• Bring a deceased's family member into the business. This may not be viable. A widow may not have the necessary skills or interest to do the job. A child may be too young, not interested or not skilled, either. Other family members may be reluctant to make a career change just to help a relative.
  • Find an outside buyer for the deceased's share of the business. Buying or selling a business takes time and potential buyers would be reluctant to pay full price if a shareholder has recently died. A competitor might be a potential buyer. But would they really like to see this business continue or have the best interest of the survivor in mind?

    Use life insurance to meet the cash needs. Life insurance provides cash at the exact time it will be needed most and costs just pennies on the dollar. Proceeds can be used to buy out the widow, pay off the bank, cover the cost of a new manager and keep the company going while it adjusts to the loss of an owner.

Copyright © 1999 Bowen Financial Inc. and Donald F. Pooley, Inc.
All rights reserved

Want to make sure your business can continue ? Call today:
Mathisen Financial, Inc. (306)242-7042 or email Hans at

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Annual Index Returns        
  S&P500 Euro- Asian Indexing the Globe TSE300 Nasdaq ITG
  Index pean Index 40/40/20 20/40/40 Index Comp 30/30/20
    Index         Index with 20%
    (Weighted Average)         Tech
1981 -9.73% -1.87% 5.32% -3.57% -0.56% -13.86% -3.21% -3.06%
1982 14.76% 14.58% -18.77% 7.98% 1.28% 0.20% 18.67% 8.78%
1983 17.27% 34.24% 17.96% 24.19% 24.33% 30.35% 19.87% 23.02%
1984 1.40% 16.43% 26.46% 12.42% 17.44% -5.96% -11.22% 8.40%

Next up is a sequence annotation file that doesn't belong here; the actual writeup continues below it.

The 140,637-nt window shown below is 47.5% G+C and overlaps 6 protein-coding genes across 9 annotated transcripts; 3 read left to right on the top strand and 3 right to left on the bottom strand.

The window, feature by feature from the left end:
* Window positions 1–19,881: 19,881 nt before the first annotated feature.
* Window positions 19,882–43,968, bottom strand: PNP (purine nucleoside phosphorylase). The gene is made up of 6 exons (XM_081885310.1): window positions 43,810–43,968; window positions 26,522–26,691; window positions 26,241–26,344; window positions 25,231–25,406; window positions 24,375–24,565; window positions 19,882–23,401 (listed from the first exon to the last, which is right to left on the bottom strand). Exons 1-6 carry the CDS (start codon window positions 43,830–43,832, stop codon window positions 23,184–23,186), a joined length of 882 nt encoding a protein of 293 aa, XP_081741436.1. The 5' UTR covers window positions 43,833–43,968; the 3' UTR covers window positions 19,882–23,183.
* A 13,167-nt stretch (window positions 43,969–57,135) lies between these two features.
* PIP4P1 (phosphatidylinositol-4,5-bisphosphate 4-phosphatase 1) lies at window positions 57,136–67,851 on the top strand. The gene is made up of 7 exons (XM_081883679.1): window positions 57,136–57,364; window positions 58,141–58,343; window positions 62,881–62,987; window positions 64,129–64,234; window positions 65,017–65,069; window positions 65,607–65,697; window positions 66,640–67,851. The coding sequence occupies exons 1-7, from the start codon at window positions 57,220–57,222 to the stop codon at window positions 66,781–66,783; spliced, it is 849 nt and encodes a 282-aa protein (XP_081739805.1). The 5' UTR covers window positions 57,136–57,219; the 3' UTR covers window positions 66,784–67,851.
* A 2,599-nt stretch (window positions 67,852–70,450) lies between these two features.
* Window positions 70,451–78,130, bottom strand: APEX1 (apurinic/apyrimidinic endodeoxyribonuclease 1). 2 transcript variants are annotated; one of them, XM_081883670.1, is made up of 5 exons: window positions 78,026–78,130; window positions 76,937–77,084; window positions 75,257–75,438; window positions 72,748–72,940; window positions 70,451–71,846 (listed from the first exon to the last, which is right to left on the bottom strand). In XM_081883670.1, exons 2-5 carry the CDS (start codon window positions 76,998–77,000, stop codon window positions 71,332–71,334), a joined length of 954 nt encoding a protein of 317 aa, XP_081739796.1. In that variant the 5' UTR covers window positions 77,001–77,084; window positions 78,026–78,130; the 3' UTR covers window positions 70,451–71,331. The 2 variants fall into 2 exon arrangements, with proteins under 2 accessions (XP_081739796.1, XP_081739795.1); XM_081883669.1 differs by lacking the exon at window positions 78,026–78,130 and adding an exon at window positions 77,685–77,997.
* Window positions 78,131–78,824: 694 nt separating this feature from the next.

1985 26.33% 35.34% 25.61% 29.79% 29.65% 20.54% 31.36% 29.90%
1986 14.62% 17.36% 46.52% 22.09% 28.47% 5.98% 7.36% 20.37%
1987 2.03% -15.81% 1.40% -5.23% -5.36% 3.07% -5.26% -4.91%
1988 12.40% 21.85% 26.88% 19.08% 21.97% 7.28% 15.41% 18.73%
1989 27.25% 31.75% 19.77% 27.55% 26.06% 17.11% 19.26% 25.51%
1990 -6.56% -17.59% -16.85% -13.03% -15.09% -17.96% -17.80% -14.18%
1991 26.31% 15.94% 20.15% 20.93% 19.70% 7.84% 52.03% 27.11%
1992 4.46% 10.04% 3.34% 6.47% 6.25% -4.61% 19.11% 8.84%
1993 7.06% 30.68% 64.76% 28.05% 39.59% 28.98% 14.75% 27.22%
1994 -1.54% -9.57% -12.19% -6.88% -9.01% -2.49% -3.20% -6.41%
1995 34.11% 15.28% 10.90% 21.94% 17.29% 11.86% 39.92% 24.98%
1996 20.26% 20.77% 11.57% 18.73% 16.99% 25.75% 22.71% 19.17%
1997 31.01% 36.44% -22.43% 22.49% 11.80% 13.03% 21.64% 20.07%
1998 26.67% 18.16% -6.74% 16.56% 9.90% -3.19% 39.63% 20.03%
1999 19.53% 25.55% 52.58% 28.55% 35.16% 29.72% 69.10% 37.86%
2000 -10.14% -6.71% -19.94% -10.73% -12.69% 6.18% -33.37% -15.72%
5-Yr 16.47% 18.22% -0.28% 13.84% 10.72% 13.64% 18.62% 14.24%
10-Yr 14.86% 14.83% 6.98% 11.19% 9.92% 10.62% 20.78% 11.87%
20-Yr 12.05% 12.95% 9.29% 12.00% 11.54% 7.09% 13.33% 12.18%

The rates of return indicated above are historical annual rates of return, obtained from what we believe to be reliable sources. These rates of return are not a guarantee of future performance.

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Mathisen Financial, Inc.
335 Redberry Road
Saskatoon, Saskatchewan S7K 4W5
Bus. (306) 242-7042 Fax. (306) 242-4314